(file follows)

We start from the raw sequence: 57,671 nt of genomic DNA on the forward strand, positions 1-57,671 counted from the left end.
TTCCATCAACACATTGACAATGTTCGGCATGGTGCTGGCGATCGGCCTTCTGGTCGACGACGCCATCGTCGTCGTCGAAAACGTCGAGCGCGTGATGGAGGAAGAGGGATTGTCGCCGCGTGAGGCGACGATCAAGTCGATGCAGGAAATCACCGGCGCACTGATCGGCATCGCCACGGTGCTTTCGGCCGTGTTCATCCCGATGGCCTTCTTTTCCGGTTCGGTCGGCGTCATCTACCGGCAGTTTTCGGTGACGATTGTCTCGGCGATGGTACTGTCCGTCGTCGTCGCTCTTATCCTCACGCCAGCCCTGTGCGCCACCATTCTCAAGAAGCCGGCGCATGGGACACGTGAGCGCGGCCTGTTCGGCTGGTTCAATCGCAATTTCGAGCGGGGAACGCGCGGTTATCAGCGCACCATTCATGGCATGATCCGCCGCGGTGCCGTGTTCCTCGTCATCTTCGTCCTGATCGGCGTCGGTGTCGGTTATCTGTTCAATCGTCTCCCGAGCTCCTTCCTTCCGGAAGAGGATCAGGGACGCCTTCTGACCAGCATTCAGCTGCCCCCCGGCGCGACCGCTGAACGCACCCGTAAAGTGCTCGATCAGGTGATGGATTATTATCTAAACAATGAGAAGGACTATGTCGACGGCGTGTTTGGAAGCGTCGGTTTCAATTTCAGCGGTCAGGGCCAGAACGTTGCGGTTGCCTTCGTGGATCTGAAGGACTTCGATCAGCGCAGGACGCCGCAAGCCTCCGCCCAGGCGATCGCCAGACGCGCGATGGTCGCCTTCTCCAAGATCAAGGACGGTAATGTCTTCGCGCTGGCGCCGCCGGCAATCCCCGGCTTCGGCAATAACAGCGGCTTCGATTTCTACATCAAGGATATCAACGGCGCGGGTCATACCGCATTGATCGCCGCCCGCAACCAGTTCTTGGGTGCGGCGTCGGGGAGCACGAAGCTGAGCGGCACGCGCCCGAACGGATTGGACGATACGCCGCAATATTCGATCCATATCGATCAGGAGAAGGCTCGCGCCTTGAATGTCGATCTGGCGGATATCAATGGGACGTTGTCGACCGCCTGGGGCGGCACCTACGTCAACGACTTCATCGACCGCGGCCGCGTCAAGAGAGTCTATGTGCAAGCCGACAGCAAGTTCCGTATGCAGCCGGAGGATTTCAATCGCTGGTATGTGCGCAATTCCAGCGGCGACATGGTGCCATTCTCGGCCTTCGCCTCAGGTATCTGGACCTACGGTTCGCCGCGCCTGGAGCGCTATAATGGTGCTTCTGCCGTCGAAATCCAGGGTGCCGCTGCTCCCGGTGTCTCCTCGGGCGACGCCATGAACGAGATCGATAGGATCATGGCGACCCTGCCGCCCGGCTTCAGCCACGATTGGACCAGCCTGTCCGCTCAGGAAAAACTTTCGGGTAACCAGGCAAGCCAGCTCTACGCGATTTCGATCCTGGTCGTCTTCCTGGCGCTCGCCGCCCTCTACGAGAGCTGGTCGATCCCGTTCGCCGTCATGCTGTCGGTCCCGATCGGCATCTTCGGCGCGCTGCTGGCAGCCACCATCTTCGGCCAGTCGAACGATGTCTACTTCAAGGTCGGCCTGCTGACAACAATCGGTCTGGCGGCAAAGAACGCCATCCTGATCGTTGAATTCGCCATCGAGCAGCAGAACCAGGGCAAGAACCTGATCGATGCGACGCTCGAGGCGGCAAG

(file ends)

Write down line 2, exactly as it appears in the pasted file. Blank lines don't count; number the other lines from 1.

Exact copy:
TTCCATCAACACATTGACAATGTTCGGCATGGTGCTGGCGATCGGCCTTCTGGTCGACGACGCCATCGTCGTCGTCGAAAACGTCGAGCGCGTGATGGAGGAAGAGGGATTGTCGCCGCGTGAGGCGACGATCAAGTCGATGCAGGAAATCACCGGCGCACTGATCGGCATCGCCACGGTGCTTTCGGCCGTGTTCATCCCGATGGCCTTCTTTTCCGGTTCGGTCGGCGTCATCTACCGGCAGTTTTCGGTGACGATTGTCTCGGCGATGGTACTGTCCGTCGTCGTCGCTCTTATCCTCACGCCAGCCCTGTGCGCCACCATTCTCAAGAAGCCGGCGCATGGGACACGTGAGCGCGGCCTGTTCGGCTGGTTCAATCGCAATTTCGAGCGGGGAACGCGCGGTTATCAGCGCACCATTCATGGCATGATCCGCCGCGGTGCCGTGTTCCTCGTCATCTTCGTCCTGATCGGCGTCGGTGTCGGTTATCTGTTCAATCGTCTCCCGAGCTCCTTCCTTCCGGAAGAGGATCAGGGACGCCTTCTGACCAGCATTCAGCTGCCCCCCGGCGCGACCGCTGAACGCACCCGTAAAGTGCTCGATCAGGTGATGGATTATTATCTAAACAATGAGAAGGACTATGTCGACGGCGTGTTTGGAAGCGTCGGTTTCAATTTCAGCGGTCAGGGCCAGAACGTTGCGGTTGCCTTCGTGGATCTGAAGGACTTCGATCAGCGCAGGACGCCGCAAGCCTCCGCCCAGGCGATCGCCAGACGCGCGATGGTCGCCTTCTCCAAGATCAAGGACGGTAATGTCTTCGCGCTGGCGCCGCCGGCAATCCCCGGCTTCGGCAATAACAGCGGCTTCGATTTCTACATCAAGGATATCAACGGCGCGGGTCATACCGCATTGATCGCCGCCCGCAACCAGTTCTTGGGTGCGGCGTCGGGGAGCACGAAGCTGAGCGGCACGCGCCCGAACGGATTGGACGATACGCCGCAATATTCGATCCATATCGATCAGGAGAAGGCTCGCGCCTTGAATGTCGATCTGGCGGATATCAATGGGACGTTGTCGACCGCCTGGGGCGGCACCTACGTCAACGACTTCATCGACCGCGGCCGCGTCAAGAGAGTCTATGTGCAAGCCGACAGCAAGTTCCGTATGCAGCCGGAGGATTTCAATCGCTGGTATGTGCGCAATTCCAGCGGCGACATGGTGCCATTCTCGGCCTTCGCCTCAGGTATCTGGACCTACGGTTCGCCGCGCCTGGAGCGCTATAATGGTGCTTCTGCCGTCGAAATCCAGGGTGCCGCTGCTCCCGGTGTCTCCTCGGGCGACGCCATGAACGAGATCGATAGGATCATGGCGACCCTGCCGCCCGGCTTCAGCCACGATTGGACCAGCCTGTCCGCTCAGGAAAAACTTTCGGGTAACCAGGCAAGCCAGCTCTACGCGATTTCGATCCTGGTCGTCTTCCTGGCGCTCGCCGCCCTCTACGAGAGCTGGTCGATCCCGTTCGCCGTCATGCTGTCGGTCCCGATCGGCATCTTCGGCGCGCTGCTGGCAGCCACCATCTTCGGCCAGTCGAACGATGTCTACTTCAAGGTCGGCCTGCTGACAACAATCGGTCTGGCGGCAAAGAACGCCATCCTGATCGTTGAATTCGCCATCGAGCAGCAGAACCAGGGCAAGAACCTGATCGATGCGACGCTCGAGGCGGCAAG